I love that you call your sister “my best friend”, that you still want to cuddle, that you think people should stop when it says “stop”
I love your great big smile, that you hold my hand, you still need me to kiss away the tears
I love that you’re here
Happy Birthday Big Boy!

Thank you! And please hold…

I used that line when I was a receptionist.  I would pick up the phone and say “Good afternoon, (Business Name.) Thanks for holding!” in an uber-cheerful voice, and before the caller could argue, hit the hold button.  Hey, when the switchboard’s lighting up, and you have three people standing in front of you waiting for appointments, you gotta do what you gotta do.


Which brings me to the first order of business:  Thank you, thank you, thank you Kana!  Kana from Kana’s Notebook, generously and shockingly nominated me for a Versatile Blogger Award.  Shocking!   You are a shocking woman, Ms. Kana!  But, I would like to thank you for considering me a good read, especially in light of the wonderful writing that you post day after day.

…for holding!

I’ll be passing the Award along, and listing 7 things about myself in a couple of days.  This weekend involves a boy’s birthday, babysitters, a sleepover, meetings and enough precision planning to launch the Prussian Army on a winter campaign.  Why right now a 6, 4 and almost 3 year old are eating a Peep! on a stick left over from Easter.  And it’s not even 10:30 a.m.  Yep, buckle up folks, it’s going to be a bumpy ride (or depending on how many Peeps! are found: crunchy.)

So, thanks again!  And if you can hold on a sec, I’ll be passing that award along to some deserving bloggers.  Or regaling you with what eight-month old Peeps! do to the under 6 set.  Well, hopefully not the last one….

School bans balls….Next, children

Because that’s what this is really all about, isn’t it?  Adults don’t want children around with their shouting, and running, and interrupting, and growing-up-and-paying-taxes-to-support-the-welfare-state.  Children should now all now be girls, who sit at tables and colour nice little pictures of all the damage human beings do to Earth.  Banning things you play with from a playground, is like banning liquor from a bar.  Oh sure, you can just sit around and talk, nibbling on deep fried chicken wings, but what’s the point?  The point is that whoever is doing the banning doesn’t want bars and their patrons, to exist.  Sort of got to wonder what’s going on in the minds of these Administrators…..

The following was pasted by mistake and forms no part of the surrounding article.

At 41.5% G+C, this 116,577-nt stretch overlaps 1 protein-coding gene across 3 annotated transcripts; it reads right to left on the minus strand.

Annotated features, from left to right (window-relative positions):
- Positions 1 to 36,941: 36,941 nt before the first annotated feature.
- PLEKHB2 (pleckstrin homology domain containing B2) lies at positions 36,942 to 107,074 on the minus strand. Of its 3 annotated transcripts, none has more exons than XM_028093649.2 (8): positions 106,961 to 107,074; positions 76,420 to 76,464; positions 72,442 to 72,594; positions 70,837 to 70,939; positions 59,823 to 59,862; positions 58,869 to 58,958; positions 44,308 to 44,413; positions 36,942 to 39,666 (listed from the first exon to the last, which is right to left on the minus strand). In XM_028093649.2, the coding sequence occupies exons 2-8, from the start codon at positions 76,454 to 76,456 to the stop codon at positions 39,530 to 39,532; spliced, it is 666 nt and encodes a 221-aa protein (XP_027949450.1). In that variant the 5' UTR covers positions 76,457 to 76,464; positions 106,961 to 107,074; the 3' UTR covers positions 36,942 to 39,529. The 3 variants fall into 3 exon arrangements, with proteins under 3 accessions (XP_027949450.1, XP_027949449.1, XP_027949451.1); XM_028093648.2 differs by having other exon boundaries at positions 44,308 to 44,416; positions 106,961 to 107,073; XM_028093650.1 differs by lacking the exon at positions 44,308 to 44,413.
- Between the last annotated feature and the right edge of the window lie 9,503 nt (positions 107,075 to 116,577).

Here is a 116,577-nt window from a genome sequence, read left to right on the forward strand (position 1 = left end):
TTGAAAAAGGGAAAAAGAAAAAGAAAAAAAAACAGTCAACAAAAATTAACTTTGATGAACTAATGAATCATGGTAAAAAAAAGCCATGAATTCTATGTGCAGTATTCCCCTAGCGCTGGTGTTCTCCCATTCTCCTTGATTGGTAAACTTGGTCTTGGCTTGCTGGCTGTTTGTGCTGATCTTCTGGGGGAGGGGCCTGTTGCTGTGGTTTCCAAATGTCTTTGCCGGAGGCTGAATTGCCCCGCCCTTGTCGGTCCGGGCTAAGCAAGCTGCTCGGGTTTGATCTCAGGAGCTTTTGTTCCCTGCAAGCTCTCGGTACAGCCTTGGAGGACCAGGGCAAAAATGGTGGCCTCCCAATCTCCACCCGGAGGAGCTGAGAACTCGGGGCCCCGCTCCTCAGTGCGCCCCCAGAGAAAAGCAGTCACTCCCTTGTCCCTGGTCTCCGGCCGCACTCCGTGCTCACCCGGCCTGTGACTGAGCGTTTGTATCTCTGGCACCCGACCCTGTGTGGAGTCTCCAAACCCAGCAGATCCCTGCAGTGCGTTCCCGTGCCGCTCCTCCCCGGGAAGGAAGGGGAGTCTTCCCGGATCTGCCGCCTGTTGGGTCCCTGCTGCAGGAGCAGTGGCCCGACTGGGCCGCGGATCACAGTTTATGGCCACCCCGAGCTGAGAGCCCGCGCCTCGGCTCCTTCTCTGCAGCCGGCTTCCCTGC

Anyone around my age (41) remembers all the super-dangerous toys we played with.  Things like cap guns, lawn darts, flimsy 4′ above ground pools, bikes without helmets, un-cut up hot dogs.  The only kids with any sort of padding were on a hockey rink (maybe.)  I don’t remember any concussions from a soccer ball.  I didn’t even know a soccer ball was hard enough to give you a concussion.  Could it be (no don’t say it) that maybe, not letting kids play is actually making then less safe, because they don’t know what they are doing?

And when did it become a crime to act like a kid, or more specifically a kid who’s a boy?  To run, jump, and take chances.  There is a reason that more and more people are trying, when they have kids, to have girls.  We like sit down, talk it out, get good marks, relationship minded ,”girlness.”  Hey — I’ve got five girls and I love them dearly, but I can also see that my Big Boy is getting a raw deal.  Like in Kindergarten, when 4 year olds are expected to sit immobile while listening to stories (hey — former porn stars don’t have time to sit through your kids’ fidgeting.)  Like is an emphasis on safety at all cost in the slowed down slides and imagination play stations at the park.  The characterizing of toy guns and other play that involves good and bad guys as anti-social, and imagining that it is an unnatural invention of a war-like culture.   I know girls, and girls love to get in a big group and talk out a pecking order.  Boys just want to take it outside.

This ball ban will probably be overturned, now that everyone is squawking about it.  It’s the attitudes behind it that make me crazy, (like don’t let your kid walk alone anywhere.)  Childhood is a fundamentally normal stage of human development.  Stop treating it like a prison sentence.